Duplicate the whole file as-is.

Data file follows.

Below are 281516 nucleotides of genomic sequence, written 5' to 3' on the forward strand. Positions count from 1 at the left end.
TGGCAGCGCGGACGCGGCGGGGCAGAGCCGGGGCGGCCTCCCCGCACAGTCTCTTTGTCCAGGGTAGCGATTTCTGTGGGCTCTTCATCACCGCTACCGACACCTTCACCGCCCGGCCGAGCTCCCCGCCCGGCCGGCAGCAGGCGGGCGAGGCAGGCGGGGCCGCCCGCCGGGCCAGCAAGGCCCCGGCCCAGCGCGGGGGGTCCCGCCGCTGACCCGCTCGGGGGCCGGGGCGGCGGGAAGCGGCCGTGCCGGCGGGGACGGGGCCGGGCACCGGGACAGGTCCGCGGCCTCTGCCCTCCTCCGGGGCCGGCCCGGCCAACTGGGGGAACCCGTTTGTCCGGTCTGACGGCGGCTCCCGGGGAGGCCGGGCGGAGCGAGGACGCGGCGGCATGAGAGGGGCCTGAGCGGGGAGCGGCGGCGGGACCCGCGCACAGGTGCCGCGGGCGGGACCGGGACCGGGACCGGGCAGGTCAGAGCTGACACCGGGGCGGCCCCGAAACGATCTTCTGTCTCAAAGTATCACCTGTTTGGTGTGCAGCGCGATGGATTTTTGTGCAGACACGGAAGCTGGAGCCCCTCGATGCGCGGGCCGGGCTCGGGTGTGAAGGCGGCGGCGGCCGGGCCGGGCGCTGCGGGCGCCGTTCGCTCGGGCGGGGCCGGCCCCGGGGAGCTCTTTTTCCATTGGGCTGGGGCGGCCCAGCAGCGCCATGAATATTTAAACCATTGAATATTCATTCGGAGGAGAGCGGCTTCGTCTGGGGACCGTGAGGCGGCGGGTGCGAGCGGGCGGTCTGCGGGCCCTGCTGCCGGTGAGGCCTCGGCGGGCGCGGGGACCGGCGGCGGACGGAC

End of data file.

Below are 281516 nucleotides of genomic sequence, written 5' to 3' on the forward strand. Positions count from 1 at the left end.
TGGCAGCGCGGACGCGGCGGGGCAGAGCCGGGGCGGCCTCCCCGCACAGTCTCTTTGTCCAGGGTAGCGATTTCTGTGGGCTCTTCATCACCGCTACCGACACCTTCACCGCCCGGCCGAGCTCCCCGCCCGGCCGGCAGCAGGCGGGCGAGGCAGGCGGGGCCGCCCGCCGGGCCAGCAAGGCCCCGGCCCAGCGCGGGGGGTCCCGCCGCTGACCCGCTCGGGGGCCGGGGCGGCGGGAAGCGGCCGTGCCGGCGGGGACGGGGCCGGGCACCGGGACAGGTCCGCGGCCTCTGCCCTCCTCCGGGGCCGGCCCGGCCAACTGGGGGAACCCGTTTGTCCGGTCTGACGGCGGCTCCCGGGGAGGCCGGGCGGAGCGAGGACGCGGCGGCATGAGAGGGGCCTGAGCGGGGAGCGGCGGCGGGACCCGCGCACAGGTGCCGCGGGCGGGACCGGGACCGGGACCGGGCAGGTCAGAGCTGACACCGGGGCGGCCCCGAAACGATCTTCTGTCTCAAAGTATCACCTGTTTGGTGTGCAGCGCGATGGATTTTTGTGCAGACACGGAAGCTGGAGCCCCTCGATGCGCGGGCCGGGCTCGGGTGTGAAGGCGGCGGCGGCCGGGCCGGGCGCTGCGGGCGCCGTTCGCTCGGGCGGGGCCGGCCCCGGGGAGCTCTTTTTCCATTGGGCTGGGGCGGCCCAGCAGCGCCATGAATATTTAAACCATTGAATATTCATTCGGAGGAGAGCGGCTTCGTCTGGGGACCGTGAGGCGGCGGGTGCGAGCGGGCGGTCTGCGGGCCCTGCTGCCGGTGAGGCCTCGGCGGGCGCGGGGACCGGCGGCGGACGGAC